Sunday, January 29, 2017

First Figures for 2017

While I get Austerlitz Part 2 sorted out, I will reward your patience with some photos of the first units to come off the production line for 2017.

The first is the 2nd battalion of the Neapolitan 4th Regiment of the Line. This has been a long time in coming as it's been on the go since October last year! Again, the figures are from Italeri set 6066 with one of the voltiguers sporting a Lancier Bleu pokalem-wearing head. The next unit in this project will be the yellow faced 2nd Regiment of the Line which was an exclusively Afro-Caribbean regiment, reputedly the worst in the French army until it was transferred to Neapolitan command during Joseph's reign when it became the best without any change in performance!

The next unit off the painting desk is the Spanish cavalry regiment, the Lanceros de la Legión Extremeña. I have found quite a few pictorial references, some of which are featured below from my Pinterest archive, though not much seems to be known of their battle record. It seems to be one of those hastily organised regiments which popped up and then disappeared soon afterwards in the period before 1812.

As their uniform is so similar to a French uniform, they cried out for a conversion project using the Waterloo 1815 French Line Lancers, similar to the one I did to create the Neapolitan Chevau-Leger regiment. This time, as well as using shako-wearing heads from the old Italeri French infantry set, I also used horses from the Italeri French Dragoon set. The colour-bearer has a head from Lancier Bleu and one of the lancers has a bear, bandaged head from Franznap.

The Waterloo 1815 set has a drawback in that there aren't enough lances for every figure with an empty hand. I had to use piano wire to create lances for the two figures with outstretched arms, and the lance pennants out of paper. I think the pennants are a little large and may require replacing, if I can be bothered. Likewise, the colour requires some sort of finial, but I'm not sure when I'll get around to it! Maybe I should just paint the tip gold and be done with it.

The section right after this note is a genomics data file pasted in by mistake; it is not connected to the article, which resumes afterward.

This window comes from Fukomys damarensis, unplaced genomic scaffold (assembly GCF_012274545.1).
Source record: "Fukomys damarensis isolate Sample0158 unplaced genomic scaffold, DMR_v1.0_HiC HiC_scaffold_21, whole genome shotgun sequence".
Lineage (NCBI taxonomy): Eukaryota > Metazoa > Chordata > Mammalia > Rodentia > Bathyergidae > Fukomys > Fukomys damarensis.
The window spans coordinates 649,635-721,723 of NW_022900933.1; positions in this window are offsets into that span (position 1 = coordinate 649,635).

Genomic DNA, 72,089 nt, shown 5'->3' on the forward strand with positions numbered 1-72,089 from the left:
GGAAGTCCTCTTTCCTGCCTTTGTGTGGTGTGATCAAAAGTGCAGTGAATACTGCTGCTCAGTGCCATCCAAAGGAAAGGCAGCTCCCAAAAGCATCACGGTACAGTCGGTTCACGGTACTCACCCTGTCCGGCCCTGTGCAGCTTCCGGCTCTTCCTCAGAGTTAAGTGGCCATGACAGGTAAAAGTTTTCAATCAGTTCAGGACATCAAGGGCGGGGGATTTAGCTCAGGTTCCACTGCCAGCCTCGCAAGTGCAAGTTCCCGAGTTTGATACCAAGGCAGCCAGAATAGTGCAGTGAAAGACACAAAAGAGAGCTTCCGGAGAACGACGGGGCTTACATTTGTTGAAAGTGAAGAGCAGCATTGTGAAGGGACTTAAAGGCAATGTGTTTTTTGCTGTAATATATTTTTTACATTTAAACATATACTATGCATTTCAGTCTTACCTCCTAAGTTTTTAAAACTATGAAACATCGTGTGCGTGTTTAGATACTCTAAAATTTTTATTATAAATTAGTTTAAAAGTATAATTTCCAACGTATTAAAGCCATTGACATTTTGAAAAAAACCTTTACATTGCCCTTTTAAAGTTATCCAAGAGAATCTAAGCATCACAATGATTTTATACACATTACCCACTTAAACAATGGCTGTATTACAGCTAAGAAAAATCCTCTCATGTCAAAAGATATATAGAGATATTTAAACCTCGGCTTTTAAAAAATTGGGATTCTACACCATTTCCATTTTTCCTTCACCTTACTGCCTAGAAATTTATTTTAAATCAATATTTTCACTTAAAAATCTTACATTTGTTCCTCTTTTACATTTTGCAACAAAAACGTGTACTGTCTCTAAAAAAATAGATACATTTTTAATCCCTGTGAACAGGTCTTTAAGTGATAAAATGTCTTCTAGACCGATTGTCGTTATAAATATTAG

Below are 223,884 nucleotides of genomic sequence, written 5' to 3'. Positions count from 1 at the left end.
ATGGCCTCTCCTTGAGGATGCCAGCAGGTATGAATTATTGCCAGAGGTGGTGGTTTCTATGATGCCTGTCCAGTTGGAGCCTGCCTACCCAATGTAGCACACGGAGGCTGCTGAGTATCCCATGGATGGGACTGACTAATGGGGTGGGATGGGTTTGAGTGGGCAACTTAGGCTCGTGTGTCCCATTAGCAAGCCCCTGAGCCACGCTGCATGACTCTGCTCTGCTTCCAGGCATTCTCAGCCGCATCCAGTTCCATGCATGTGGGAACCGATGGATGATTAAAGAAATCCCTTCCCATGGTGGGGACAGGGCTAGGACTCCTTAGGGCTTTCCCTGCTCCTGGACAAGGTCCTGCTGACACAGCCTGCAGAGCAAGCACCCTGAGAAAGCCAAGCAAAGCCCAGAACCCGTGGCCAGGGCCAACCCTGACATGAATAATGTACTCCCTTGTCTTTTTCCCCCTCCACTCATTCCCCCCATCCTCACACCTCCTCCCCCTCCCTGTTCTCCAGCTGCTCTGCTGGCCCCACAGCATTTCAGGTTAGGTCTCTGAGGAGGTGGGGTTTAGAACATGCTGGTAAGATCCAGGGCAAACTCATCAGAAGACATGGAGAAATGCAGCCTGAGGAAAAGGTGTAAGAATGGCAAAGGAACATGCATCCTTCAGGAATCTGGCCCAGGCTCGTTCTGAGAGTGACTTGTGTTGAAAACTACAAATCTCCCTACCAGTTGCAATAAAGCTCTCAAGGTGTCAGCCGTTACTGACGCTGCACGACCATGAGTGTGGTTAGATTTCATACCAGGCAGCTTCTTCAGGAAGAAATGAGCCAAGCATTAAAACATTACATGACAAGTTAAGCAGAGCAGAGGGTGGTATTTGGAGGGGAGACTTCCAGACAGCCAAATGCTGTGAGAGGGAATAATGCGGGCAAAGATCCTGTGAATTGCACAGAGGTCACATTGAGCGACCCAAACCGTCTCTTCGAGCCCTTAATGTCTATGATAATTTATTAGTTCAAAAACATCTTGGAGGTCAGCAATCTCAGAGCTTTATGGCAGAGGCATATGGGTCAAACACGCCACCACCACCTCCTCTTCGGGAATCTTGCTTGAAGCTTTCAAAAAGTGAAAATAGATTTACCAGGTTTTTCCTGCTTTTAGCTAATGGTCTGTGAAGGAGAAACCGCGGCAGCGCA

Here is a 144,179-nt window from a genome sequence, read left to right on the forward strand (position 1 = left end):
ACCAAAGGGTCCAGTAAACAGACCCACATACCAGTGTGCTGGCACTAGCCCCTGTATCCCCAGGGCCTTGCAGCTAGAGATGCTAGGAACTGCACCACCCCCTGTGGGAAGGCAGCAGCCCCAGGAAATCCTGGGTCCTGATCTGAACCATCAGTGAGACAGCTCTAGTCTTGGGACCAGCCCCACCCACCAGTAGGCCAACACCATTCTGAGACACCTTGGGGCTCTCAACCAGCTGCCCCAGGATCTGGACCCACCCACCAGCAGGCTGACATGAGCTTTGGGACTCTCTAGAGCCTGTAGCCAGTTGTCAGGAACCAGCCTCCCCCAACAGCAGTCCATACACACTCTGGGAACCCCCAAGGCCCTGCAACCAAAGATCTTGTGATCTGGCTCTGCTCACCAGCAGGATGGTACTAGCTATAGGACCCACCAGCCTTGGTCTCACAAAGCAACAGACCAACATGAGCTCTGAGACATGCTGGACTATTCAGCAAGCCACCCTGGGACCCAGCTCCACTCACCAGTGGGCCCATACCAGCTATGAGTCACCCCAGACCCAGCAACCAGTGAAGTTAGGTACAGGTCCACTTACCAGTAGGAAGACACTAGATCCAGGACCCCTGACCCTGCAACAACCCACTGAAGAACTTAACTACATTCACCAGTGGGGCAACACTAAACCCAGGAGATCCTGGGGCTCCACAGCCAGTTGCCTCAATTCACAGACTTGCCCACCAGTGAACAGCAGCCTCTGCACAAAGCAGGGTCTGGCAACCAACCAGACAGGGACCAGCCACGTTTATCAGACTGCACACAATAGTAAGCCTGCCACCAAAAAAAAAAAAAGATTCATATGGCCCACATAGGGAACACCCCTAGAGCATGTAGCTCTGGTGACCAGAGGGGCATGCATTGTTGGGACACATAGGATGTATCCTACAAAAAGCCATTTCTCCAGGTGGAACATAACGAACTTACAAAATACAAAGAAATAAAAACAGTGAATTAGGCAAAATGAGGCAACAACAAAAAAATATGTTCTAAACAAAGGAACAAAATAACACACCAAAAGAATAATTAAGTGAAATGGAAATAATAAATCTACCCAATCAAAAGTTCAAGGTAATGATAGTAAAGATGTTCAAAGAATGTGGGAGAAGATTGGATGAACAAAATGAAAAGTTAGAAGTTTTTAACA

The colour and the bugler's uniform are entirely speculative, so if anyone has any has any further info on this unit, I'd be happy to hear from you.

With the increase of Spanish cavalry in my collection, it's time I had a cavalry commander to try and prevent them routing off the field when they inevitably break! Below is my version of a senior Spanish officer based on images of a brigadier from Napoleon's War in Spain by Lachouque & Tranie using a figure from Italeri set 6016 with the epaulets and aiguilettes removed and a Lancier Bleu head added.

Tuesday, January 24, 2017

Austerlitz 2017 Part 1

Our Austerlitz game started with the historical units following the orders they received for the first few rounds until contact was made, then all bets were off! As Langeron, I commanded the Allied 2nd Column in the south with orders to support the 1st Column and Advanced Guard in their sweep around Telnitz (Tilnitz in the map above). My area of operation was between Telnitz and Sokolnitz, while 3rd Column (Prybyszweski) was to support my right flank in the area north of Sokolnitz. The columns to the north were to pin the French while the southern columns carried out the grand sweeping maneuver northwards. All well and good if only the French cooperated and stayed where they were...

Another factor was the fog in the Goldbach valley. If you look at maps showing the march routes of the 1st, 2nd and 3rd Columns they take an inexplicable detour well to the south before turning west and north. Once the fog was laid down on the table you could see exactly why that was the case; all 3 columns marched around the cloud of fog to avoid bumping into each other and getting completely disordered, something I should have paid heed to!